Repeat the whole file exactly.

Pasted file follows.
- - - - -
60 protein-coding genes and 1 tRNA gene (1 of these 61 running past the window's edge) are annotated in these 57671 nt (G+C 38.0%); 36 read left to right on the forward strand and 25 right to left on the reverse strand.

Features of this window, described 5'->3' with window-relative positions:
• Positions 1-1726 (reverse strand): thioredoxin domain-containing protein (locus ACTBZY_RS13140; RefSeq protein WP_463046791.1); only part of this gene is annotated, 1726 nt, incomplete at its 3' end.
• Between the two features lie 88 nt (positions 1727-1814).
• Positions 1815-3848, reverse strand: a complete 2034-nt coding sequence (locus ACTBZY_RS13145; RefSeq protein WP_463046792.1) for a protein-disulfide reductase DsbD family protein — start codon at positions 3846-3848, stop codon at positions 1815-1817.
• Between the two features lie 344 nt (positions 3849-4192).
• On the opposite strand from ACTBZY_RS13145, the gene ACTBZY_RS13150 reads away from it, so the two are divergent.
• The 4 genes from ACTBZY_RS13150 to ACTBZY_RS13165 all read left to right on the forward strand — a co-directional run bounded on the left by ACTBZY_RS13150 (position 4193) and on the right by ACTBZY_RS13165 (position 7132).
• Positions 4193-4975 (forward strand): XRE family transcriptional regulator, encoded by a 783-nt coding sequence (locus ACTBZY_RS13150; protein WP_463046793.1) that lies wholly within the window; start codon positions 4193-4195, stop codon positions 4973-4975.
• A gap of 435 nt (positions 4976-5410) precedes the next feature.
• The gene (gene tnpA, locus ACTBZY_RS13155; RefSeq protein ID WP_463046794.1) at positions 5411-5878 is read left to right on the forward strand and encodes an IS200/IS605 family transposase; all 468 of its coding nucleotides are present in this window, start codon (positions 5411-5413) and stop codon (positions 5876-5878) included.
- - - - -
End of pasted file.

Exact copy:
60 protein-coding genes and 1 tRNA gene (1 of these 61 running past the window's edge) are annotated in these 57671 nt (G+C 38.0%); 36 read left to right on the forward strand and 25 right to left on the reverse strand.

Features of this window, described 5'->3' with window-relative positions:
• Positions 1-1726 (reverse strand): thioredoxin domain-containing protein (locus ACTBZY_RS13140; RefSeq protein WP_463046791.1); only part of this gene is annotated, 1726 nt, incomplete at its 3' end.
• Between the two features lie 88 nt (positions 1727-1814).
• Positions 1815-3848, reverse strand: a complete 2034-nt coding sequence (locus ACTBZY_RS13145; RefSeq protein WP_463046792.1) for a protein-disulfide reductase DsbD family protein — start codon at positions 3846-3848, stop codon at positions 1815-1817.
• Between the two features lie 344 nt (positions 3849-4192).
• On the opposite strand from ACTBZY_RS13145, the gene ACTBZY_RS13150 reads away from it, so the two are divergent.
• The 4 genes from ACTBZY_RS13150 to ACTBZY_RS13165 all read left to right on the forward strand — a co-directional run bounded on the left by ACTBZY_RS13150 (position 4193) and on the right by ACTBZY_RS13165 (position 7132).
• Positions 4193-4975 (forward strand): XRE family transcriptional regulator, encoded by a 783-nt coding sequence (locus ACTBZY_RS13150; protein WP_463046793.1) that lies wholly within the window; start codon positions 4193-4195, stop codon positions 4973-4975.
• A gap of 435 nt (positions 4976-5410) precedes the next feature.
• The gene (gene tnpA, locus ACTBZY_RS13155; RefSeq protein ID WP_463046794.1) at positions 5411-5878 is read left to right on the forward strand and encodes an IS200/IS605 family transposase; all 468 of its coding nucleotides are present in this window, start codon (positions 5411-5413) and stop codon (positions 5876-5878) included.